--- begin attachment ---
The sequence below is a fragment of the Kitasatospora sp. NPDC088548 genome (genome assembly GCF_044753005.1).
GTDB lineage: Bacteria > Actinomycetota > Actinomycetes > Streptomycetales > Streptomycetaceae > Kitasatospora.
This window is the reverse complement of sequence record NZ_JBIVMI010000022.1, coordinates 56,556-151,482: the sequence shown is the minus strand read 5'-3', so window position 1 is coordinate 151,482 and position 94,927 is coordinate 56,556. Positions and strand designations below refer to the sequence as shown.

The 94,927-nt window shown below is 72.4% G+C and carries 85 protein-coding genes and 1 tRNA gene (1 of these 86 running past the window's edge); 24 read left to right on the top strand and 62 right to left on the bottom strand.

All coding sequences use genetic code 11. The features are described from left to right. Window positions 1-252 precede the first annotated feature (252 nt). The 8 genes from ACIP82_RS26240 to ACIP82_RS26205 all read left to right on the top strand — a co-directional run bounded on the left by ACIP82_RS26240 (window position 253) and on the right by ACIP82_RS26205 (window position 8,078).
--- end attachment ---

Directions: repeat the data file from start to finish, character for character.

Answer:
The sequence below is a fragment of the Kitasatospora sp. NPDC088548 genome (genome assembly GCF_044753005.1).
GTDB lineage: Bacteria > Actinomycetota > Actinomycetes > Streptomycetales > Streptomycetaceae > Kitasatospora.
This window is the reverse complement of sequence record NZ_JBIVMI010000022.1, coordinates 56,556-151,482: the sequence shown is the minus strand read 5'-3', so window position 1 is coordinate 151,482 and position 94,927 is coordinate 56,556. Positions and strand designations below refer to the sequence as shown.

The 94,927-nt window shown below is 72.4% G+C and carries 85 protein-coding genes and 1 tRNA gene (1 of these 86 running past the window's edge); 24 read left to right on the top strand and 62 right to left on the bottom strand.

All coding sequences use genetic code 11. The features are described from left to right. Window positions 1-252 precede the first annotated feature (252 nt). The 8 genes from ACIP82_RS26240 to ACIP82_RS26205 all read left to right on the top strand — a co-directional run bounded on the left by ACIP82_RS26240 (window position 253) and on the right by ACIP82_RS26205 (window position 8,078).